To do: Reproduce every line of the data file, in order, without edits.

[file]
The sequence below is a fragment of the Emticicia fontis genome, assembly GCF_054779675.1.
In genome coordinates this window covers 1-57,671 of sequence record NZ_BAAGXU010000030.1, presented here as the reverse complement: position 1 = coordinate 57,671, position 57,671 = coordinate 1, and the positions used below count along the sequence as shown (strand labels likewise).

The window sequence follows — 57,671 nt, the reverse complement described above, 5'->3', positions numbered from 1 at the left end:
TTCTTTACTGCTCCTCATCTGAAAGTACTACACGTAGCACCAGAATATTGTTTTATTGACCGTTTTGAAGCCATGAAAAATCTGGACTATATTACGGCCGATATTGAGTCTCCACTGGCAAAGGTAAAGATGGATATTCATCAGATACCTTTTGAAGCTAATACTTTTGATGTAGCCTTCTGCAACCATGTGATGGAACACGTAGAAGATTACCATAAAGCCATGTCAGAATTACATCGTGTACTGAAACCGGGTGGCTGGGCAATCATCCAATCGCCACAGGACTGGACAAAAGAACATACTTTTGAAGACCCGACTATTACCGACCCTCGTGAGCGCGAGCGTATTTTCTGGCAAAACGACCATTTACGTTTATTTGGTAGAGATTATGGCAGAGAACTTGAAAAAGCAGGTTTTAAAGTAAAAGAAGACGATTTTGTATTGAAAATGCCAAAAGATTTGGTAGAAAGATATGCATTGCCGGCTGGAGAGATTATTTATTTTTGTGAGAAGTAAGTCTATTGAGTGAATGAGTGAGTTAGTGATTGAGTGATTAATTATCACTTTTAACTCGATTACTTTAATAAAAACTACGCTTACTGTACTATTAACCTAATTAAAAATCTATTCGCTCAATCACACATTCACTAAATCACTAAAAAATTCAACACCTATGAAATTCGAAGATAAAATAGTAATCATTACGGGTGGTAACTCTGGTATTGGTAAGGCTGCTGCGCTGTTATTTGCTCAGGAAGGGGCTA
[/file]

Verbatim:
The sequence below is a fragment of the Emticicia fontis genome, assembly GCF_054779675.1.
In genome coordinates this window covers 1-57,671 of sequence record NZ_BAAGXU010000030.1, presented here as the reverse complement: position 1 = coordinate 57,671, position 57,671 = coordinate 1, and the positions used below count along the sequence as shown (strand labels likewise).

The window sequence follows — 57,671 nt, the reverse complement described above, 5'->3', positions numbered from 1 at the left end:
TTCTTTACTGCTCCTCATCTGAAAGTACTACACGTAGCACCAGAATATTGTTTTATTGACCGTTTTGAAGCCATGAAAAATCTGGACTATATTACGGCCGATATTGAGTCTCCACTGGCAAAGGTAAAGATGGATATTCATCAGATACCTTTTGAAGCTAATACTTTTGATGTAGCCTTCTGCAACCATGTGATGGAACACGTAGAAGATTACCATAAAGCCATGTCAGAATTACATCGTGTACTGAAACCGGGTGGCTGGGCAATCATCCAATCGCCACAGGACTGGACAAAAGAACATACTTTTGAAGACCCGACTATTACCGACCCTCGTGAGCGCGAGCGTATTTTCTGGCAAAACGACCATTTACGTTTATTTGGTAGAGATTATGGCAGAGAACTTGAAAAAGCAGGTTTTAAAGTAAAAGAAGACGATTTTGTATTGAAAATGCCAAAAGATTTGGTAGAAAGATATGCATTGCCGGCTGGAGAGATTATTTATTTTTGTGAGAAGTAAGTCTATTGAGTGAATGAGTGAGTTAGTGATTGAGTGATTAATTATCACTTTTAACTCGATTACTTTAATAAAAACTACGCTTACTGTACTATTAACCTAATTAAAAATCTATTCGCTCAATCACACATTCACTAAATCACTAAAAAATTCAACACCTATGAAATTCGAAGATAAAATAGTAATCATTACGGGTGGTAACTCTGGTATTGGTAAGGCTGCTGCGCTGTTATTTGCTCAGGAAGGGGCTA